Why should it take 14 years to learn a drug’s safety risks?

Depression More Common In People Who Talk About Themselves
Source: PostBulletin.com
John Scott
September 21, 2016

How would you describe the behavior of a teenager who takes 80 tablets of of an over-the-counter medication that’s deadly in high doses? Or an adolescent who had a disagreement with her mother, then overdoses on prescription pills? Or a child that had to be admitted to the hospital for severe suicidal and homicidal thinking?

Most people would call that becoming suicidal.

The makers of Paxil, in an influential 2001 research paper signed by some of the leading figures in child and adolescent psychiatry — including the current president of the American Academy of Child and Adolescent Psychiatry — called it “emotional lability.”

Why would you give such a confusing name to such apparently suicidal actions? To hide them, of course.

That’s the best explanation that comes to mind after the findings published in the journal BMJ last week — 14 years later — that the blockbuster antidepressant is neither safe nor effective in the treatment of depression in adolescents and children. In fact, the study found, it is far more dangerous than previously realized — the drug caused 11 out of 93 children to develop suicidal behaviors, compared to just 1 out of 87 on a placebo. The original paper only reported five such events on Paxil.

The recent news about the distortion of the clinical trial that put millions of kids on Paxil in the U.S. did not arise thanks to the makers of the pill, or the FDA, or the health media. As former Boston Globe reporter Allison Bass described in her 2008 book “Side Effects,” the data that paved the way for last week’s study came into public domain thanks to a series of accidents.

Paxil’s undisclosed liabilities came to light because a TV reporter in Scotland thought the term “emotional lability” made no sense, did a show about it, then an insider at the drug company leaked some emails showing the company knew the drug wasn’t safe or effective, which led then-New York attorney general Elliot Spitzer to sue the makers of the drug for fraud.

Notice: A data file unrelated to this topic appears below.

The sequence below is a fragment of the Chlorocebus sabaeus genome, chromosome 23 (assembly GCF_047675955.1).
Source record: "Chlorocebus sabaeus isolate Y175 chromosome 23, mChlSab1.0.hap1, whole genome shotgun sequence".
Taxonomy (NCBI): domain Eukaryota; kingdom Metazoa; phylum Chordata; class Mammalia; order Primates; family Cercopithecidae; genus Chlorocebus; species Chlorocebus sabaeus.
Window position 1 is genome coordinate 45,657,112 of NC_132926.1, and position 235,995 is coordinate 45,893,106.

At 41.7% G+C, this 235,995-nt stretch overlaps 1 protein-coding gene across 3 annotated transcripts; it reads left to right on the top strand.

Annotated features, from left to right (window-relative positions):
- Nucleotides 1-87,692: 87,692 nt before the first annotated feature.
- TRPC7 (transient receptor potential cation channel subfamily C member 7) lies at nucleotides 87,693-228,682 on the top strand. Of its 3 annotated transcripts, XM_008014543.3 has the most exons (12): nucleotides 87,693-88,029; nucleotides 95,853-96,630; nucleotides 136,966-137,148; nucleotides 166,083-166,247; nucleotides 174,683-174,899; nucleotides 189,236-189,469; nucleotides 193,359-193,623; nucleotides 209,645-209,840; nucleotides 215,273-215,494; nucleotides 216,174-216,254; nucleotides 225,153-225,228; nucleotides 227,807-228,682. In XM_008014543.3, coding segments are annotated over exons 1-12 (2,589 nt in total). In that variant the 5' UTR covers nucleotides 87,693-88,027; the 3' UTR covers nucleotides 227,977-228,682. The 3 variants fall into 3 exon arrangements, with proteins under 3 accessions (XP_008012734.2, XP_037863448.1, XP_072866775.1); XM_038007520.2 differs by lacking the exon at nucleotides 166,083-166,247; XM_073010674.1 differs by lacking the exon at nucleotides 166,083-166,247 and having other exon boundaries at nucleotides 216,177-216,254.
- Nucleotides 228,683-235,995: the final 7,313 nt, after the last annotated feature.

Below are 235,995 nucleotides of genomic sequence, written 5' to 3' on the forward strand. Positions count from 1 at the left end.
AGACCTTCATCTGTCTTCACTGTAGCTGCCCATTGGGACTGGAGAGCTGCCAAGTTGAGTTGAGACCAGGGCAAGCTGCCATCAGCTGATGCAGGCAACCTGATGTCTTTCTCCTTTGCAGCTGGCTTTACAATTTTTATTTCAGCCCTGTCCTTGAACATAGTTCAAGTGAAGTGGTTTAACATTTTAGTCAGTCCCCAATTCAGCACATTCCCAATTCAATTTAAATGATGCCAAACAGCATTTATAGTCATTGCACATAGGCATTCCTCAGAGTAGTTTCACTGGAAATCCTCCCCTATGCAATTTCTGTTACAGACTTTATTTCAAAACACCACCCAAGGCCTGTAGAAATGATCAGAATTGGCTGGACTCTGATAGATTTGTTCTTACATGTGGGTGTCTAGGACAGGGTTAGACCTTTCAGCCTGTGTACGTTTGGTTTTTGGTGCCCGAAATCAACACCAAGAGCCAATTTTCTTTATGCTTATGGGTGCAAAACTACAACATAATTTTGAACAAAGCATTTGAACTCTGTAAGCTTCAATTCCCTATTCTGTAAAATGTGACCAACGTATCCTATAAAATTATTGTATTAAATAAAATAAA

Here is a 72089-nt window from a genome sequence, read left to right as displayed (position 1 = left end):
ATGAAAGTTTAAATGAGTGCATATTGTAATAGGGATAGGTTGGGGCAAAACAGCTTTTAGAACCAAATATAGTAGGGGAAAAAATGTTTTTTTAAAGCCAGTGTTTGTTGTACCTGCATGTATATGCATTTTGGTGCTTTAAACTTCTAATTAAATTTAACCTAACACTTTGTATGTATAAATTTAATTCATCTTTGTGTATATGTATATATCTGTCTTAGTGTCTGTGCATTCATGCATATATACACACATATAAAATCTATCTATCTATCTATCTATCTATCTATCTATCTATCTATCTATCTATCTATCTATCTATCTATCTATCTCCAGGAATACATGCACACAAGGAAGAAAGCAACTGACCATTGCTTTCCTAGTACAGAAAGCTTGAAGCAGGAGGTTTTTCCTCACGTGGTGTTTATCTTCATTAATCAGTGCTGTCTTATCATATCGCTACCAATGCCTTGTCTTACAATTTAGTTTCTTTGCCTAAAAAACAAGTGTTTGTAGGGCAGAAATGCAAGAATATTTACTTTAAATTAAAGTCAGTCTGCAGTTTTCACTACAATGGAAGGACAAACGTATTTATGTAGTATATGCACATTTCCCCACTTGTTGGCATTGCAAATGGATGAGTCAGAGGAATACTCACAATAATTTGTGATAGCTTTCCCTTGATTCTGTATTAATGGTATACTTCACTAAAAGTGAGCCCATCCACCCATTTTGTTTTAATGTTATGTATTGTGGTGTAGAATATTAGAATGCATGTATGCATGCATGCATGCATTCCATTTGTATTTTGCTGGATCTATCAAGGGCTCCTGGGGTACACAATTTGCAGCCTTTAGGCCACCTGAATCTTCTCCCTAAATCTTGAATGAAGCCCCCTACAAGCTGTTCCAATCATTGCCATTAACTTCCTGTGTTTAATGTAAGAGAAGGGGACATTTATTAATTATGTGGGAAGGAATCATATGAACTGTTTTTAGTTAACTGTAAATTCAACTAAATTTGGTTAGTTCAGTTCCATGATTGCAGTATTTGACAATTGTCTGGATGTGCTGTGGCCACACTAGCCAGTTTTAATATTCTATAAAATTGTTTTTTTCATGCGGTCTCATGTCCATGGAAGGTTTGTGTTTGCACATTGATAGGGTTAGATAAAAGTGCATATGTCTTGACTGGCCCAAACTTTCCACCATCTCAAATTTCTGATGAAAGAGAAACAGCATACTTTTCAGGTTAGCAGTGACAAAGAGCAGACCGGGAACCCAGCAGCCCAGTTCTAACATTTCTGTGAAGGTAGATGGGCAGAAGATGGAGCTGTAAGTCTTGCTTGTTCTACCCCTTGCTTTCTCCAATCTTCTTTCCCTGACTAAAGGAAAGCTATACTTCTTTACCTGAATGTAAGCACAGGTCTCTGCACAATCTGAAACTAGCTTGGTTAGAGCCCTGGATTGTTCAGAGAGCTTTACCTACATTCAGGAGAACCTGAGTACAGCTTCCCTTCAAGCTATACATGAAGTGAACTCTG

Almost no one was interested in that lawsuit — the makers of Paxil paid a fine and the world moved on. Except, thanks to Spitzer’s office, they had made public much of the data behind the trial, opaque decision-making that would have otherwise been called proprietary.

That means it’s not even clear that there is anything especially unique about Paxil. Other drugs, and especially drugs of this class, could have similar problems and yet we will never know because we do not get to see the soft underbelly of a clinical trial of a new drug — the many ways a manufacturer can use sleight-of-hand and ghostwriters to distort their findings and hide a drug’s problems.

Fast forward 14 years, and Dr. Peter Doshi, a University of Maryland researcher who made his name by learning that the evidence supporting the drug Tamiflu was not as apparent as we had been told (when our nation spent billions stockpiling it), wondered what could be learned by starting with the so-called “clinical study reports” from the clinical trial that put Paxil on the market.

To their credit, GSK, the company that now owns Paxil, let a tenacious set of researchers, including psychiatrists Dr. Jon Jureidini, Dr. David Healy and Dr. John Nardo, probe an even deeper level of transparency, the so-called “case report forms” — patient level paperwork stripped of all identification data — where side effects show up and are coded.

That’s where they found out how seriously suicidal the patients taking Paxil had become.

The authors stress that if a child is taking Paxil that parents should not stop the drug — there is the risk of a withdrawal syndrome in the same findings, which is why they should talk to their doctor about their concerns.

It has become fashionable for clinicians hoping to prescribe these drugs to youth and adolescents to say the side effects are overblown, and that the benefits of the drug outweigh their risks.